Cook the gnocchi in salty boiling water for 2-4 minutes or until the gnocchi floats to the top of the water.

 

To make sauce

Melt butter in a large pan over medium heat. Allow butter to simmer a few minutes, swirling occasionally, until it’s light brown in color. Drop in sage leaves and fry for one minute. Add cooked gnocchi and saute until golden brown. Season with salt and pepper to taste and serve with freshly grated parmesan.

Recipe: Tomato Basil Soup

As I write this, I am wearing my winter coat in the office and it is freezing outside. It’s exactly the kind of weather we expect and (somewhat) enjoy in January, but damn, it’s cold

 

I am wishing that we still had some of this soup that I’m about to tell you about. It went fast, which is saying a lot for our little office, but it was so perfect for cold weather that we ate it like it was the only thing to eat. That’s partly true because we don’t keep a lot of food in the studio, but we’ll just pretend like it bested all the other tupperware containers for best lunch of the day.

 

Homemade tomato soup is a fairly foreign concept to me. I grew up in a household of chicken noodle soup-lovers. My mom would make it from scratch with fresh, crisp veggies and tender, roasted chicken. Tomato soup for me, at the time, was a strong smelling mixture that came from a soup can, and I didn’t want anything to do with it. I (literally) eat my words now because homemade tomato soup is nothing like what you find on the shelves.

TomatoBasilSoup1

This all started when Jeff and I were chatting about tomato soup, and he swore that his recipe was the best (THE BEST) and that he would make it for the office sometime. Of course, this means that I’m going to make it. So I jotted down Jeff’s recipe, making extra notes for the grilled cheese sandwiches that would go with the soup. Because you can’t have one without the other. I mean, you can, but you’re not going to have a good time while doing it.

TomatoBasilSoup2

The creaminess of the tomato basil soup comes from the olive oil that is drizzled in during the blending stage. Use the good stuff. If you want a grilled cheese sandwich that will rock your mouth, coat it in butter and salt for a crisp, golden outside. The combination of creamy tomato basil soup and the crispy, generously gooey grilled cheese sandwiches is so awesome that we made a video about it.

 

So I’ll stop babbling and let you watch the video, because it deserves your full attention.

 

Tomato Basil Soup

 

1 cup shredded carrots

1 sweet yellow onion, diced

5 cloves of garlic, minced

2 bay leaves

1 package of fresh basil

1 cup olive oil

Salt & pepper, to taste

 

Grilled Cheese Sandwiches, makes 3

 

6 slices of sourdough bread

8 tablespoons butter, slightly softened

5 ounces fontina cheese, sliced

Salt

 

Saute onion and carrots in olive oil with salt & pepper until translucent.

Adjust heat to medium and add garlic, cooking for a few minutes. Add tomatoes and bay leaves.

Simmer on medium low heat for 45 minutes. Once done, let cool for a few minutes.

In two batches, blend ½ of the soup on high with ½ a package of basil and ½ cup of olive oil. Season with salt and pepper to taste.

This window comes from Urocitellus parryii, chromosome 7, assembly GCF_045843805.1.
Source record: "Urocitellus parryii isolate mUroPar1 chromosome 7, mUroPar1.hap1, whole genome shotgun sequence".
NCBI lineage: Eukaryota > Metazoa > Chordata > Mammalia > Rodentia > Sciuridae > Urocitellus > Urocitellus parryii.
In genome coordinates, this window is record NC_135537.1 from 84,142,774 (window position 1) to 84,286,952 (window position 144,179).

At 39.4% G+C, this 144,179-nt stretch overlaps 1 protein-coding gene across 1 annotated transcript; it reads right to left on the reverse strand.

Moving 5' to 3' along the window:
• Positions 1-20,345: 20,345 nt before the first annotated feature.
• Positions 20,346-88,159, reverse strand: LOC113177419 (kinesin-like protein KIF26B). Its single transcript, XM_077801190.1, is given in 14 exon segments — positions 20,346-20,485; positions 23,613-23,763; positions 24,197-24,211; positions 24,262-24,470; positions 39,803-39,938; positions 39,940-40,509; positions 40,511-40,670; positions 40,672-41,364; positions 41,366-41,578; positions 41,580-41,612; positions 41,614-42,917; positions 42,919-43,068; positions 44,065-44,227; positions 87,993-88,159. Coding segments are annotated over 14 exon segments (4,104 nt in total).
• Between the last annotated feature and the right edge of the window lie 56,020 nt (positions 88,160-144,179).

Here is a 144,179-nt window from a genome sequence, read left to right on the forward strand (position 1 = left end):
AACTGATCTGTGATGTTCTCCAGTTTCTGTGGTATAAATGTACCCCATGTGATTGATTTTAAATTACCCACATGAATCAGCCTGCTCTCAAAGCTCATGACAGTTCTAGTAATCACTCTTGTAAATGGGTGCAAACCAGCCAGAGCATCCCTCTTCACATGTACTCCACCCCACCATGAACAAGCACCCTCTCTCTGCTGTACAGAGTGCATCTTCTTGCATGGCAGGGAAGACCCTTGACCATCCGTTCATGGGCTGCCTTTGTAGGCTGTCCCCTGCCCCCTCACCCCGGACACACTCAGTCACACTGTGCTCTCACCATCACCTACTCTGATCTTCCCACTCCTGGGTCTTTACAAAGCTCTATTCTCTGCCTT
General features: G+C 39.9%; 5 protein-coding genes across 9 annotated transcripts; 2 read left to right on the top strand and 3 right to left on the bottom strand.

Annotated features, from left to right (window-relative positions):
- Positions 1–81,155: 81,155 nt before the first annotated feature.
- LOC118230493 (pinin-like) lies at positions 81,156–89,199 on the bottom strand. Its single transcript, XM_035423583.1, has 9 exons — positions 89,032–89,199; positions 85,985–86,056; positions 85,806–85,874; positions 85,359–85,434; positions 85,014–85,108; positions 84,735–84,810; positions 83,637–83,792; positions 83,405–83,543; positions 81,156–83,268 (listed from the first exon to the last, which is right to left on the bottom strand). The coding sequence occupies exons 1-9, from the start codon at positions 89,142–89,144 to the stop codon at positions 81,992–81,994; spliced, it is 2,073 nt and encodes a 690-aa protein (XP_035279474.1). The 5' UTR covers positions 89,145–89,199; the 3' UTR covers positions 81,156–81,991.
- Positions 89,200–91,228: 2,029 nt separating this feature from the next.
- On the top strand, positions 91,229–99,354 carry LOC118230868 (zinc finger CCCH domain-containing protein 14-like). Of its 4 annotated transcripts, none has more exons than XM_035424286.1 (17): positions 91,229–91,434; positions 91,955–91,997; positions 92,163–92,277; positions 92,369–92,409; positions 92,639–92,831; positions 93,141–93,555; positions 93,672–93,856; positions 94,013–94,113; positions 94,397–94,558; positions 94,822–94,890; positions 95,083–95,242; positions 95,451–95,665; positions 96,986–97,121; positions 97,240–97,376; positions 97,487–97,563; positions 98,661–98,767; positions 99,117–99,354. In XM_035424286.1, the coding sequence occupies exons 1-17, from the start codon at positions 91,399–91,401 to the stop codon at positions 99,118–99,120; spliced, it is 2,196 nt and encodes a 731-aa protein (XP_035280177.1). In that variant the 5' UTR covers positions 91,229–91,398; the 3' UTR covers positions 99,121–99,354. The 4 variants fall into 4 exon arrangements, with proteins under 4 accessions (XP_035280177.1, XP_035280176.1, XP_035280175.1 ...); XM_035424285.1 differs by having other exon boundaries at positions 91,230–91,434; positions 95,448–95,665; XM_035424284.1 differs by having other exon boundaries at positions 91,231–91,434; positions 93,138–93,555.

Put soup back in pot and let simmer while you make the grilled cheese sandwiches.

Thoroughly butter both sides of two slices of sourdough bread.

Layer a few slices of fontina cheese between the bread, I used 5 slices per sandwich.

Place in a heated skillet and sprinkle with salt. Let cook until golden brown, flip and sprinkle other side with salt. Remove from skillet when both sides are browned.

Repeat with other sandwiches. Serve with warm tomato soup and enjoy.

Recipe: Kale, Butternut Squash and Sausage Frittata

As temperatures start dropping, we start craving warm and cozy breakfast options that will entice us out of bed in the morning. That’s where the frittata comes in. A thick and hearty egg bake that you can fill with your favorite ingredients. A frittata is essentially an omelette in a cake pan.

Kale, Butternut Squash and Sausage Frittata

For this version, we use sautéed kale, roasted butternut squash and Italian sausage but you can throw in anything you want. Start digging through your fridge and you’ll be able to find frittata mix-in’s in no time. Throw in that baked potato you made for lunch earlier in the week, toss in some crumbled bacon leftover from breakfast, there’s even a place in the frittata for those green onions you nearly forgot about. Kale, Butternut Squash and Sausage Frittata

This frittata features 9 eggs with a bit of heavy cream to get it to that perfect fluffy texture. We recommend baking it in a springform pan to achieve frittata perfection. The frittata will come out perfectly cooked and golden brown. Don’t want to spend time in the morning throwing this together? Not a problem! Make it the night before and wake up knowing you’ve got a delicious frittata waiting for you. While you’re at it, have a slice for lunch or serve it for dinner. Frittata knows no boundaries.

Kale, Butternut Squash and Sausage Frittata

Kale, Butternut Squash and Sausage Frittata

Kale, Butternut Squash and Sausage Frittata

 

 

Kale, Butternut Squash and Sausage Frittata

Serves 6

  • 2 tablespoons unsalted butter
  • 1 large shallot, thinly sliced
  • 2 cloves garlic, minced
  • 1 bunch kale, cleaned, stemmed, loosely chopped
  • 8 ounces cooked mild Italian sausage
  • 1 cup cooked butternut squash, chopped
  • 9 large eggs
  • 1/3 cup heavy cream
  • Kosher salt and freshly cracked black pepper to taste
  • 4 ounces smoked gouda cheese, shredded
  • 8 ounces creme fraiche
  • 2 tablespoons fresh chives, minced

To make the frittata: Preheat the oven to 350°F. Heat the butter in a large nonstick skillet or sauté pan over medium heat. Add the shallot, garlic and chopped kale. Cook, stirring often, until the mixture is soft and the kale has cooked down, about 5 minutes. Add the butternut squash and crumbled sausage, and cook for two more minutes. Remove the pan from heat and let it cool for at least 5 minutes.

Meanwhile, in a large bowl, whisk together the eggs and cream, then season with salt and pepper. Add the sautéed mixture and cheese to the bowl, mix well and pour into a 7-inch springform pan that’s been lined with parchment paper and greased with butter, olive oil, or cooking spray.

Cook the frittata, uncovered, in the oven until golden brown and cooked through, about 55 minutes. A knife inserted in the center should come out clean.

To serve: Allow the frittata to cool for at least 10 minutes before slicing. We suggest serving with a chive creme fraiche.